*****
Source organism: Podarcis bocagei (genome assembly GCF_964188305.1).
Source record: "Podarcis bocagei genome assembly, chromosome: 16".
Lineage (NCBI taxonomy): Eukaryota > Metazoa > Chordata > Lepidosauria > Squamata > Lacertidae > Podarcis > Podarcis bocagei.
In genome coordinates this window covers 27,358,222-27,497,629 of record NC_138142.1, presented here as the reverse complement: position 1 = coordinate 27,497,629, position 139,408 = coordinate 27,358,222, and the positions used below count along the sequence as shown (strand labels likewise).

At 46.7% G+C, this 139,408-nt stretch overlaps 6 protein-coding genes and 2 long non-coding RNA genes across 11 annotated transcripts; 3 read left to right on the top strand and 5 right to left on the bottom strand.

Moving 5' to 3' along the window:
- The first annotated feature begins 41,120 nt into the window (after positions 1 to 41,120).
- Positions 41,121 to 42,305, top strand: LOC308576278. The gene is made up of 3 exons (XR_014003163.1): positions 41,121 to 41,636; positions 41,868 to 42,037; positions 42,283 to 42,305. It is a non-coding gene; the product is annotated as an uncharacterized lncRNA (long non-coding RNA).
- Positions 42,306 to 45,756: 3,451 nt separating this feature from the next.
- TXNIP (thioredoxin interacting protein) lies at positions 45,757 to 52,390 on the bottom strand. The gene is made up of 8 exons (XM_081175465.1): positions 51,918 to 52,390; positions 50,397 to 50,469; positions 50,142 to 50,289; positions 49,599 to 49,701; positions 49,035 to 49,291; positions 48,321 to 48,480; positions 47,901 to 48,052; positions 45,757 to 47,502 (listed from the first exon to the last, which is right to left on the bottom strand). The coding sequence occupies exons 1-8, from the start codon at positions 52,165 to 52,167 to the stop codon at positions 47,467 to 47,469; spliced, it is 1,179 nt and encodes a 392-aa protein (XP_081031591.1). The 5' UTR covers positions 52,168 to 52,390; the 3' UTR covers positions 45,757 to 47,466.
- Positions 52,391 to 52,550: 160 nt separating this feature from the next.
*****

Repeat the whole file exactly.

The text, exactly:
Source organism: Podarcis bocagei (genome assembly GCF_964188305.1).
Source record: "Podarcis bocagei genome assembly, chromosome: 16".
Lineage (NCBI taxonomy): Eukaryota > Metazoa > Chordata > Lepidosauria > Squamata > Lacertidae > Podarcis > Podarcis bocagei.
In genome coordinates this window covers 27,358,222-27,497,629 of record NC_138142.1, presented here as the reverse complement: position 1 = coordinate 27,497,629, position 139,408 = coordinate 27,358,222, and the positions used below count along the sequence as shown (strand labels likewise).

At 46.7% G+C, this 139,408-nt stretch overlaps 6 protein-coding genes and 2 long non-coding RNA genes across 11 annotated transcripts; 3 read left to right on the top strand and 5 right to left on the bottom strand.

Moving 5' to 3' along the window:
- The first annotated feature begins 41,120 nt into the window (after positions 1 to 41,120).
- Positions 41,121 to 42,305, top strand: LOC308576278. The gene is made up of 3 exons (XR_014003163.1): positions 41,121 to 41,636; positions 41,868 to 42,037; positions 42,283 to 42,305. It is a non-coding gene; the product is annotated as an uncharacterized lncRNA (long non-coding RNA).
- Positions 42,306 to 45,756: 3,451 nt separating this feature from the next.
- TXNIP (thioredoxin interacting protein) lies at positions 45,757 to 52,390 on the bottom strand. The gene is made up of 8 exons (XM_081175465.1): positions 51,918 to 52,390; positions 50,397 to 50,469; positions 50,142 to 50,289; positions 49,599 to 49,701; positions 49,035 to 49,291; positions 48,321 to 48,480; positions 47,901 to 48,052; positions 45,757 to 47,502 (listed from the first exon to the last, which is right to left on the bottom strand). The coding sequence occupies exons 1-8, from the start codon at positions 52,165 to 52,167 to the stop codon at positions 47,467 to 47,469; spliced, it is 1,179 nt and encodes a 392-aa protein (XP_081031591.1). The 5' UTR covers positions 52,168 to 52,390; the 3' UTR covers positions 45,757 to 47,466.
- Positions 52,391 to 52,550: 160 nt separating this feature from the next.